The protocols soon became aware of these practices and started to raise the requirements to qualify for their airdrops. With some, only the earliest users qualified. Others required a minimum amount of interactions with their protocol, not only a single transaction. And again others only qualified users whose transactions exceeded a certain amount.
Today, protocols use airdrops as part of their growth strategy. They are an important part of marketing plans, help to boost liquidity and protocol engagement, and set the foundation for decentralized protocol governance.
Thus, nowadays, most protocols announce or at least hint at an airdrop beforehand. This maximizes the marketing and publicity effect of an airdrop and ensures a decentralized token distribution. Some announcements specify the exact requirements that have to be fulfilled to qualify for an airdrop, allowing everyone to participate. A protocol might require users to share promotional material on social media, test the product in beta, join their community on Discord and Telegram, or simply use their service several times.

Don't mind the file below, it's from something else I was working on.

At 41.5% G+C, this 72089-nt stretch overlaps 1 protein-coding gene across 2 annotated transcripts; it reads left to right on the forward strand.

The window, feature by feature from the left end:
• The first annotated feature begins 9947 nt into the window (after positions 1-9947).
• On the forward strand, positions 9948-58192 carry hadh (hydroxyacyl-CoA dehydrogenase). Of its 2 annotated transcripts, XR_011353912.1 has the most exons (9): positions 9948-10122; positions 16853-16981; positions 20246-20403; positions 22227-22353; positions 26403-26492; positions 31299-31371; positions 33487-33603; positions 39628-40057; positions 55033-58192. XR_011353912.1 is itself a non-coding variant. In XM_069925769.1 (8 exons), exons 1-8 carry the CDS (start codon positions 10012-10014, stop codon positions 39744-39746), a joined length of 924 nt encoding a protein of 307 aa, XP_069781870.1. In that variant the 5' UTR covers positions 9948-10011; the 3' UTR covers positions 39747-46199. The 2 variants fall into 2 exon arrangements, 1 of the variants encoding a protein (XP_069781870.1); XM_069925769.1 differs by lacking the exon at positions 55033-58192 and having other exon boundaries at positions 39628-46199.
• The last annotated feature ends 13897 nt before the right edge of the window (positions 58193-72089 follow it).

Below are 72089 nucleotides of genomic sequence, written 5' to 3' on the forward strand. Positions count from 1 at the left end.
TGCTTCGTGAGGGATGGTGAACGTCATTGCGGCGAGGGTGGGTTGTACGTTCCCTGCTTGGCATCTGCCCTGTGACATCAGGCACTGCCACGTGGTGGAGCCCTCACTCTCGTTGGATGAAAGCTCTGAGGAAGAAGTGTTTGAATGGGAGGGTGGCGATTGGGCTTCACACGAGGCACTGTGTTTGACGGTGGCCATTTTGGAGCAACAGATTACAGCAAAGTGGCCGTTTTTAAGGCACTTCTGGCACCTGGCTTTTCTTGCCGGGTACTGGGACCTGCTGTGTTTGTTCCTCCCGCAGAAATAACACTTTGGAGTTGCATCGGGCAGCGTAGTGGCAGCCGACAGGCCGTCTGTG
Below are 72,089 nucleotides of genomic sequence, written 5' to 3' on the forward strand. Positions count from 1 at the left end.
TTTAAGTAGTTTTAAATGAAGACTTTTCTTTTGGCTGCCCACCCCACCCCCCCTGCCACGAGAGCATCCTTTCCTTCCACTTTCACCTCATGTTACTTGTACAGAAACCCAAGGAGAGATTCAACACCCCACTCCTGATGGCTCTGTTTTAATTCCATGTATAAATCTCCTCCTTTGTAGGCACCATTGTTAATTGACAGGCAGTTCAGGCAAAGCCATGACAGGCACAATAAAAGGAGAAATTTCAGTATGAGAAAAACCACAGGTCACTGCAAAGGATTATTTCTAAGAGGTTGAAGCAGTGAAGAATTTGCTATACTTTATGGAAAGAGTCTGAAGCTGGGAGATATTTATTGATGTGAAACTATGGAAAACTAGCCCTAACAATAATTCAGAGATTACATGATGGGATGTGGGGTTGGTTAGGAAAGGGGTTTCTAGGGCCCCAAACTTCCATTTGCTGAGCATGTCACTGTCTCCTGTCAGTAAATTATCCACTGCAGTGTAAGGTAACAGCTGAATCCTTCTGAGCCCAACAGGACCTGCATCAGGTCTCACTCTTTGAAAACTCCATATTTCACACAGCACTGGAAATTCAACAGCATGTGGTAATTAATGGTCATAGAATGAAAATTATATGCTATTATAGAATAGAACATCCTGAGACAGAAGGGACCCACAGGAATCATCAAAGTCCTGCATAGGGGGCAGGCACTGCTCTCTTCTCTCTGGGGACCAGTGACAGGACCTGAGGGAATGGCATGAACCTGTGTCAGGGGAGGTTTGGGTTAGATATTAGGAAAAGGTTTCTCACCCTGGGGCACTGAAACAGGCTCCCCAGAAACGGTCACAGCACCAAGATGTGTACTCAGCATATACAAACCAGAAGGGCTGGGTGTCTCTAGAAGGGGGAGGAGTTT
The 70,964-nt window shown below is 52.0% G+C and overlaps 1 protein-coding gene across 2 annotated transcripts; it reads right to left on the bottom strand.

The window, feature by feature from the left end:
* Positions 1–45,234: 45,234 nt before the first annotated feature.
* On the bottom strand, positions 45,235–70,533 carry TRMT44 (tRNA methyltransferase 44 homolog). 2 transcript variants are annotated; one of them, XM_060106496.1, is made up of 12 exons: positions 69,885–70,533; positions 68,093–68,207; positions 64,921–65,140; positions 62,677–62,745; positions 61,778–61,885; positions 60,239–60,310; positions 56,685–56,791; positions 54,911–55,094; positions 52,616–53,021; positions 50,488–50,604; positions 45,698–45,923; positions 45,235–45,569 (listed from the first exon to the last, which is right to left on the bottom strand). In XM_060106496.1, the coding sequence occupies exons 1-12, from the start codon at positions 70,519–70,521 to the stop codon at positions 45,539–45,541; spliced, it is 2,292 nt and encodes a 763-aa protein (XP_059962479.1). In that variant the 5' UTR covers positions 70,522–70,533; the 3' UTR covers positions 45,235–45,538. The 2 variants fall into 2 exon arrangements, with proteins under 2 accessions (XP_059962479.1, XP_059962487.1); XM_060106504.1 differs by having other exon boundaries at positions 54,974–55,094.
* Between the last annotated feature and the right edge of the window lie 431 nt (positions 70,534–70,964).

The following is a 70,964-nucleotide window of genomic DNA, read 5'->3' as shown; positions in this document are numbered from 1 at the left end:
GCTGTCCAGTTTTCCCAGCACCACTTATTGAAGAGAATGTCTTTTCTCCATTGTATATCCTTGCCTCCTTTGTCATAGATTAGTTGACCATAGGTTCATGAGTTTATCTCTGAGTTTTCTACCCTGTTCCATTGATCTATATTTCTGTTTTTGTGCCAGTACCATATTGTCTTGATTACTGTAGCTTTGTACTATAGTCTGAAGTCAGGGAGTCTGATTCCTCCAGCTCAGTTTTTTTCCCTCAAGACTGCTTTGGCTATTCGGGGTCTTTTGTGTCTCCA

Other protocols only hint at a potential airdrop, leaving the community in the dark about the exact requirements to qualify. This leaves it up to the users to interact with the protocol in a way that increases their chance to qualify for the airdrop. It is often beneficial to follow a protocol on Twitter and join its Discord and Telegram channels to get an idea of what might be required to be part of the airdrop.
Top Potential Crypto Airdrops